NYC Off-leash Blog

A Blog to Discuss Dog Offleash Recreation in NYC. Sponsored by NYCDOG: New York Council of Dog Owner Groups

Summary of Nov 1, 2006 Health Board Hearing

Posted by nycoffleash on November 5, 2006

On November 1st, 2006 the NYC Health Board held a public hearing from 2pm-5pm at the Health Department at 125 Worth Street in Manhattan. The NYC Health Board is a group of public health professionals that work for the NYC Health Department who have the power to amend the City Health Code. The purpose of the hearing was to solicit comments from the public about proposed amendments to the NYC Health Code that would clarify the Parks Commission’s discretionary power for the 20-year Offleash Hours policy in certain parks, and certain times, and in certain locations.

Both the Health commissioner and the Parks commissioner support the proposed amendments to the Health Code. The hearing was part of the City Administrative Procedures Act (CAPA) process outlined by the City Charter whereby a City agency such as the Health Department can amend its own regulations through a period of formal proposal and public comment.

Prior to the 2pm hearing, the New York Council of Dog Owner Groups ( held a news conference in Foley Square Park, across the street from the Health Department. TV crews and reporters from NY1, CBS, NBC, FOX, UPN, Daily News, 1010WINS, and 880 WCBS Radio attended, in addition to several other smaller news outlets. NY City Council Member Gale A. Brewer, among others, spoke at the NYCdog press conference strongly in favor of the proposed amendments. News coverage has been extensive and generally supportive of the amendments.

Inside the Health Department 2nd floor auditorium, the Health Board brought the hearing to order at exactly 2pm. Health Department Commissioner Thomas Frieden, a supporter of the amendments, attended part of the hearing. A total of 39 speakers had a maximum of 5 minutes each to present oral testimony to the four members of the Health Board in attendance. The Board also accepted comments from the public in the form of emails, letters, and faxes up until 5pm on Nov. 1st.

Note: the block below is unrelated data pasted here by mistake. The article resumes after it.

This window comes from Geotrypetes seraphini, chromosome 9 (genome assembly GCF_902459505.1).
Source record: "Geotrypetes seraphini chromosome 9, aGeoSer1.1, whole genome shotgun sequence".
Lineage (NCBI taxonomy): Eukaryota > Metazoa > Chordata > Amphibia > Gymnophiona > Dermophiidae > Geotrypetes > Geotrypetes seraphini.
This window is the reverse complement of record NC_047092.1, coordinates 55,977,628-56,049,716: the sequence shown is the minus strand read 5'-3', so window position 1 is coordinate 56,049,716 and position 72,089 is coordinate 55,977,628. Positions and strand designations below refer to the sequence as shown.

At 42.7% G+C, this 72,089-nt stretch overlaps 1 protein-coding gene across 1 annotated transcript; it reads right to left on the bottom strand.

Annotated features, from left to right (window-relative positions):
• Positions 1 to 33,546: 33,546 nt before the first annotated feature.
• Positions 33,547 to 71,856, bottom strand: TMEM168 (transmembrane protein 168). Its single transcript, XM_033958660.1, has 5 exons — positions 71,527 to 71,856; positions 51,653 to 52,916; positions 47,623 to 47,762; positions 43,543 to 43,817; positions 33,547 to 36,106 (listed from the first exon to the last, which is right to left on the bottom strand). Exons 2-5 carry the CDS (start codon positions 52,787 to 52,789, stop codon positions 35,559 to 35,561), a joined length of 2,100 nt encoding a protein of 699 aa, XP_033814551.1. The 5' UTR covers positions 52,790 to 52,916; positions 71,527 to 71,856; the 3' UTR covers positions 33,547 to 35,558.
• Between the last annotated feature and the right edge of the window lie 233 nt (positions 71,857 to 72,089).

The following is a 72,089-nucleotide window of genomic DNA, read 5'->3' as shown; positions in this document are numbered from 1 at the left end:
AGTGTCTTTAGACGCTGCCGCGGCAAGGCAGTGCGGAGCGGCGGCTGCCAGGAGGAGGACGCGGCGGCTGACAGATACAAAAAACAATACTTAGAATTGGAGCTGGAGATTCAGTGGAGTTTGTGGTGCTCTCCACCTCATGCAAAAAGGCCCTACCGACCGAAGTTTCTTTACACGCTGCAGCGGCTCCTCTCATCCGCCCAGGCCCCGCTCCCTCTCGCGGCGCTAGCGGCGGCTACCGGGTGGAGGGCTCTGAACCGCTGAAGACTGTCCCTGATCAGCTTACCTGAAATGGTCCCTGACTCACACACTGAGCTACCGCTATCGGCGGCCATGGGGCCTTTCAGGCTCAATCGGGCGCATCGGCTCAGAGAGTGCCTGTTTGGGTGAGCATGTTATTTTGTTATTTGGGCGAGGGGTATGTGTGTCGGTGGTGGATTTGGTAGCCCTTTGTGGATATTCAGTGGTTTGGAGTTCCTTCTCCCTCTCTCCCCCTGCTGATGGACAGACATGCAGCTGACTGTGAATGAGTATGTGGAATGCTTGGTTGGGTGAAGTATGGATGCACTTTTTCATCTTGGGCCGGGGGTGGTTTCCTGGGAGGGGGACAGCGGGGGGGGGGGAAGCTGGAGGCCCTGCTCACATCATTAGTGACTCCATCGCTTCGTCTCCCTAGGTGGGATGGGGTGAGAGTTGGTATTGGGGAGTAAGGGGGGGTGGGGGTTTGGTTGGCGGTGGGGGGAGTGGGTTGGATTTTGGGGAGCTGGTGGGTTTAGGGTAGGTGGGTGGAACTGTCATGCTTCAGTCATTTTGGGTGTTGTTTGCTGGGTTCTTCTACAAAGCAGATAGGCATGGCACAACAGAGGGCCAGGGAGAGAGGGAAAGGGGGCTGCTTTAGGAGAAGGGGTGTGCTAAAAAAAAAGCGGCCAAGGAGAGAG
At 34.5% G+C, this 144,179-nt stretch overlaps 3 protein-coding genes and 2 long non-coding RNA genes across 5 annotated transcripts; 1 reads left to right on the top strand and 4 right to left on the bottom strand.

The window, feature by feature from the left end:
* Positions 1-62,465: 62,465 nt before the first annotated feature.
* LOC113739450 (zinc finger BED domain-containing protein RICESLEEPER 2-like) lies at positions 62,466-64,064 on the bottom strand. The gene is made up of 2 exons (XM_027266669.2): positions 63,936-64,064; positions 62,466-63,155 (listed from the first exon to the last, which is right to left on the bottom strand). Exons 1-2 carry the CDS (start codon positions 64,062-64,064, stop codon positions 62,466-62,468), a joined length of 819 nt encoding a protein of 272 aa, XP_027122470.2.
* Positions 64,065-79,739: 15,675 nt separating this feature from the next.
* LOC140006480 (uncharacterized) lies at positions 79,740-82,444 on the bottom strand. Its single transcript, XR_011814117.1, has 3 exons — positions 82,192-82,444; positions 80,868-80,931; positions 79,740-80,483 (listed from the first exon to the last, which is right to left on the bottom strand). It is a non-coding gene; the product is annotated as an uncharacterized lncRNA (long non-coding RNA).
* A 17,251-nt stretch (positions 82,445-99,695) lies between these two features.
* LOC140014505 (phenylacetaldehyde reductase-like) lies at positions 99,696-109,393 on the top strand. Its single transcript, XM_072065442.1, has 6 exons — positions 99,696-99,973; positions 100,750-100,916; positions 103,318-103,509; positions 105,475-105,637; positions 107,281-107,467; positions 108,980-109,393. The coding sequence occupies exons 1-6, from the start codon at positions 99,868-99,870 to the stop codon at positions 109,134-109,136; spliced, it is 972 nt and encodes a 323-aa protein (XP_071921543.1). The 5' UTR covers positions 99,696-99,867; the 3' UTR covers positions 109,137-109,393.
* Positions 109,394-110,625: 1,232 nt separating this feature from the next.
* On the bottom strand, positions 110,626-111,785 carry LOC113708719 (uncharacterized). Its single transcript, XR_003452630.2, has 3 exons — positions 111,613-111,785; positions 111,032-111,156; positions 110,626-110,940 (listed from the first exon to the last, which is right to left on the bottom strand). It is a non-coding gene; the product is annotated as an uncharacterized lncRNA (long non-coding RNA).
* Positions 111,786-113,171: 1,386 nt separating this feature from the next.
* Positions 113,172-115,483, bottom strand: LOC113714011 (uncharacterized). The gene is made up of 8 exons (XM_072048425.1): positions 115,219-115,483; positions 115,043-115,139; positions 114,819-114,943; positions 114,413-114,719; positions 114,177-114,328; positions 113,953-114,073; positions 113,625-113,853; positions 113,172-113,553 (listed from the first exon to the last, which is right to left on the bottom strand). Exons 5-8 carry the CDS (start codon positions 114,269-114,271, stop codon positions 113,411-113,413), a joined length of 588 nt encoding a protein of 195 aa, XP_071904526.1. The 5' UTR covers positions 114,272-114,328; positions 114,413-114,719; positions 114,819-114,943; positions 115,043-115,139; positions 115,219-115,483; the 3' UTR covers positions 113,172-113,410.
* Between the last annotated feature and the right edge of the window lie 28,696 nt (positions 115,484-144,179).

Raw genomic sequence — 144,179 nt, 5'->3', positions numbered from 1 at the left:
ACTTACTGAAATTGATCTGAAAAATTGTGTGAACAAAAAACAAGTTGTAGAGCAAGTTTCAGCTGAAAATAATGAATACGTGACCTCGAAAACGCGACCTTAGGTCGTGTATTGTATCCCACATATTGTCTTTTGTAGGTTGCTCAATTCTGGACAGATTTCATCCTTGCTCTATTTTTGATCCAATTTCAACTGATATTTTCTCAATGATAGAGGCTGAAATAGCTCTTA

Thirty speakers were in favor of the proposed amendments. In general, the pro-offleash speakers could be categorized as either 1) representatives of dog owner groups, 2) public health professionals, 3) dog behavior experts, and 4) general members of the public who support the amendments.

Representatives from the following organizations strongly supported the Health Department’s proposed amendments: the New York City Bar Association’s Committee on Legal Issues Pertaining to Animals, Friends of Animal Care and Control and the Veterinary Medical Association of New York City. Moreover, former Parks Commissioner Henry Stern spoke at the hearing. Alluding to the 9 PM to closing, and opening to 9 AM Off-leash policy that he initiated twenty years ago, Stern stated that the “allocation of space and time within the parks” for both dog-owners and non dog-owners represents “common sense”.

The comments were cogent, intelligent, reasonable, accurate, at times passionate, but covered the gamut of reasons why the successful 20-year Off-leash Hours policy should be preserved and strengthened by the proposed Health Code amendments:

  • Dog bite statistics are at an historic low, despite the fact that dog ownership is at a historic high level in NYC. (Prior to the off-leash policy, 40,000 bites occurred annually. Since the off-leash policy, less than 4,000 bites occur annually, and only 2.2% of them – exactly 86 – occurred in City parks in 2005).
  • The presence and vigilance of dog owners provides an effective deterrent against crime in NYC parks during early morning and late evening hours.
  • The off-leash policy generally makes parks safer for both dog-owners, and non dog-owners.
  • Community bonds are strengthened by responsible dog-ownership, and friendships across all socio-economic lines are forged among dog-owners in many neighborhoods.
  • Dogs are properly exercised and socialized, and as a result, are better adjusted for urban living. As many studies detail (click here to view the studies) a tired dog is a good dog, as dogs that are properly exercised and socialized are less aggressive.
  • Utilizing designated park space during limited hours is necessary, since there are only 44 dog runs Citywide. More dog runs would be helpful, but, in addition to the high cost to build more dog runs, there is little space available to devote solely to dogs on a 24/7 basis.

That is why the limited hours and designated locations within City parks is necessary, and why it presents an equitable policy that is good for both the dog-owning and non dog-owning public.

Having rational, fact-based, and statistically-driven arguments from health care professionals, licensed veterinarians, licensed dog behaviorists, responsible dog owners, dog owner group spokespersons, and attorneys intimately familiar with the applicable Parks and Health regulations presented a clear and strong argument in favor of the Off-leash policy and the Health Department’s proposed amendments to the Health Board.

For more detailed information about the November 1st Health Board hearing, visit

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